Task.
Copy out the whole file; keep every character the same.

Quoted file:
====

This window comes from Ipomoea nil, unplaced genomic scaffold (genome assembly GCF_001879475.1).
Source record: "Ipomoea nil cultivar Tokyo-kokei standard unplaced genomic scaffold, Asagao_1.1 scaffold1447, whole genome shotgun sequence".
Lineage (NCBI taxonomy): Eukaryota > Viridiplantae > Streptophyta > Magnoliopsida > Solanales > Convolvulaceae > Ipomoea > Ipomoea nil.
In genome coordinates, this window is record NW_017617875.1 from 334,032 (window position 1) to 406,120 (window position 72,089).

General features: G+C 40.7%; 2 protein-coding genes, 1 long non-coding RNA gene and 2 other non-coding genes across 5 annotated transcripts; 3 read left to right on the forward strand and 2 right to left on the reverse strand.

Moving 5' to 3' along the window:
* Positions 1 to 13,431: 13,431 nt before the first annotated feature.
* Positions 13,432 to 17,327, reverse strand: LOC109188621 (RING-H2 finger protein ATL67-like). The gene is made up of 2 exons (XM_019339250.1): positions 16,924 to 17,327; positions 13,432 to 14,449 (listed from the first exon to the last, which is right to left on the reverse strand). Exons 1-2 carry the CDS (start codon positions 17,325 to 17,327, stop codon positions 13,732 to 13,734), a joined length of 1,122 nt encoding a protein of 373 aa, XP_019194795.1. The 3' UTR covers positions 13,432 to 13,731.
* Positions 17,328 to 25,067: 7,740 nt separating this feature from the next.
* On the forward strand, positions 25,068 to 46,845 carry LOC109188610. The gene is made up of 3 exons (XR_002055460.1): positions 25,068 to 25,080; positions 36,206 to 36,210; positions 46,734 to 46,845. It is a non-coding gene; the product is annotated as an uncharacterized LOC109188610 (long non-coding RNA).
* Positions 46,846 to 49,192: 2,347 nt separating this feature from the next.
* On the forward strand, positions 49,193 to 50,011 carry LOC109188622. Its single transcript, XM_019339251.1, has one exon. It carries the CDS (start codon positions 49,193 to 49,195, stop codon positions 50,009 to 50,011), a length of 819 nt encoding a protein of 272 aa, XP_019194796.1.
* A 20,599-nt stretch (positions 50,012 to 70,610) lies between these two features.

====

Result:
This window comes from Ipomoea nil, unplaced genomic scaffold (genome assembly GCF_001879475.1).
Source record: "Ipomoea nil cultivar Tokyo-kokei standard unplaced genomic scaffold, Asagao_1.1 scaffold1447, whole genome shotgun sequence".
Lineage (NCBI taxonomy): Eukaryota > Viridiplantae > Streptophyta > Magnoliopsida > Solanales > Convolvulaceae > Ipomoea > Ipomoea nil.
In genome coordinates, this window is record NW_017617875.1 from 334,032 (window position 1) to 406,120 (window position 72,089).

General features: G+C 40.7%; 2 protein-coding genes, 1 long non-coding RNA gene and 2 other non-coding genes across 5 annotated transcripts; 3 read left to right on the forward strand and 2 right to left on the reverse strand.

Moving 5' to 3' along the window:
* Positions 1 to 13,431: 13,431 nt before the first annotated feature.
* Positions 13,432 to 17,327, reverse strand: LOC109188621 (RING-H2 finger protein ATL67-like). The gene is made up of 2 exons (XM_019339250.1): positions 16,924 to 17,327; positions 13,432 to 14,449 (listed from the first exon to the last, which is right to left on the reverse strand). Exons 1-2 carry the CDS (start codon positions 17,325 to 17,327, stop codon positions 13,732 to 13,734), a joined length of 1,122 nt encoding a protein of 373 aa, XP_019194795.1. The 3' UTR covers positions 13,432 to 13,731.
* Positions 17,328 to 25,067: 7,740 nt separating this feature from the next.
* On the forward strand, positions 25,068 to 46,845 carry LOC109188610. The gene is made up of 3 exons (XR_002055460.1): positions 25,068 to 25,080; positions 36,206 to 36,210; positions 46,734 to 46,845. It is a non-coding gene; the product is annotated as an uncharacterized LOC109188610 (long non-coding RNA).
* Positions 46,846 to 49,192: 2,347 nt separating this feature from the next.
* On the forward strand, positions 49,193 to 50,011 carry LOC109188622. Its single transcript, XM_019339251.1, has one exon. It carries the CDS (start codon positions 49,193 to 49,195, stop codon positions 50,009 to 50,011), a length of 819 nt encoding a protein of 272 aa, XP_019194796.1.
* A 20,599-nt stretch (positions 50,012 to 70,610) lies between these two features.